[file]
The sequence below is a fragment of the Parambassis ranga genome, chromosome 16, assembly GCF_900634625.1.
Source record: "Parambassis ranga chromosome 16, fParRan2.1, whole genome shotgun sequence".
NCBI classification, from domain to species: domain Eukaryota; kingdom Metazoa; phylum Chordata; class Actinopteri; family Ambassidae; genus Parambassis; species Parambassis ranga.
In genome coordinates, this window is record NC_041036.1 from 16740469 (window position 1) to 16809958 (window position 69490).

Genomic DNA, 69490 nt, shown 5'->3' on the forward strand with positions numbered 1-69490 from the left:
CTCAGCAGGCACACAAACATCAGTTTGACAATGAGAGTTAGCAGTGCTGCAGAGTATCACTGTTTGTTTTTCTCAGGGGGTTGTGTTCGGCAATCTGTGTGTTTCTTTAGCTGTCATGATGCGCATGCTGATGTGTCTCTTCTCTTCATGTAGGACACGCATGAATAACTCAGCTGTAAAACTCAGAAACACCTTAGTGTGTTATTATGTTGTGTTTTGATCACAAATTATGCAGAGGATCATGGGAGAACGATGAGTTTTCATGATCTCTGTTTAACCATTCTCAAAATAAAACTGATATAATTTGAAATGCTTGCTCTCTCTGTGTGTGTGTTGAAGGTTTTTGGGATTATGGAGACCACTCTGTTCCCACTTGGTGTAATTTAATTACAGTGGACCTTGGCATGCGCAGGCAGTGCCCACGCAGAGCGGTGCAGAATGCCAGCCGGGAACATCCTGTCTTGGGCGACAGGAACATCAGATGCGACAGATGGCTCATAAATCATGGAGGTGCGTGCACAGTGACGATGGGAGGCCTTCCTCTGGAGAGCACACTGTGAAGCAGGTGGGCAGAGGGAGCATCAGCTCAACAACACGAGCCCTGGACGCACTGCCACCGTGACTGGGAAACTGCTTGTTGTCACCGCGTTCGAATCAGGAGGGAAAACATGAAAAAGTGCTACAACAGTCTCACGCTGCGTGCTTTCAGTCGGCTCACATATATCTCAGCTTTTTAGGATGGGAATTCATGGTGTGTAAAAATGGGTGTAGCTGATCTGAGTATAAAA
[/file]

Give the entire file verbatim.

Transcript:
The sequence below is a fragment of the Parambassis ranga genome, chromosome 16, assembly GCF_900634625.1.
Source record: "Parambassis ranga chromosome 16, fParRan2.1, whole genome shotgun sequence".
NCBI classification, from domain to species: domain Eukaryota; kingdom Metazoa; phylum Chordata; class Actinopteri; family Ambassidae; genus Parambassis; species Parambassis ranga.
In genome coordinates, this window is record NC_041036.1 from 16740469 (window position 1) to 16809958 (window position 69490).

Genomic DNA, 69490 nt, shown 5'->3' on the forward strand with positions numbered 1-69490 from the left:
CTCAGCAGGCACACAAACATCAGTTTGACAATGAGAGTTAGCAGTGCTGCAGAGTATCACTGTTTGTTTTTCTCAGGGGGTTGTGTTCGGCAATCTGTGTGTTTCTTTAGCTGTCATGATGCGCATGCTGATGTGTCTCTTCTCTTCATGTAGGACACGCATGAATAACTCAGCTGTAAAACTCAGAAACACCTTAGTGTGTTATTATGTTGTGTTTTGATCACAAATTATGCAGAGGATCATGGGAGAACGATGAGTTTTCATGATCTCTGTTTAACCATTCTCAAAATAAAACTGATATAATTTGAAATGCTTGCTCTCTCTGTGTGTGTGTTGAAGGTTTTTGGGATTATGGAGACCACTCTGTTCCCACTTGGTGTAATTTAATTACAGTGGACCTTGGCATGCGCAGGCAGTGCCCACGCAGAGCGGTGCAGAATGCCAGCCGGGAACATCCTGTCTTGGGCGACAGGAACATCAGATGCGACAGATGGCTCATAAATCATGGAGGTGCGTGCACAGTGACGATGGGAGGCCTTCCTCTGGAGAGCACACTGTGAAGCAGGTGGGCAGAGGGAGCATCAGCTCAACAACACGAGCCCTGGACGCACTGCCACCGTGACTGGGAAACTGCTTGTTGTCACCGCGTTCGAATCAGGAGGGAAAACATGAAAAAGTGCTACAACAGTCTCACGCTGCGTGCTTTCAGTCGGCTCACATATATCTCAGCTTTTTAGGATGGGAATTCATGGTGTGTAAAAATGGGTGTAGCTGATCTGAGTATAAAA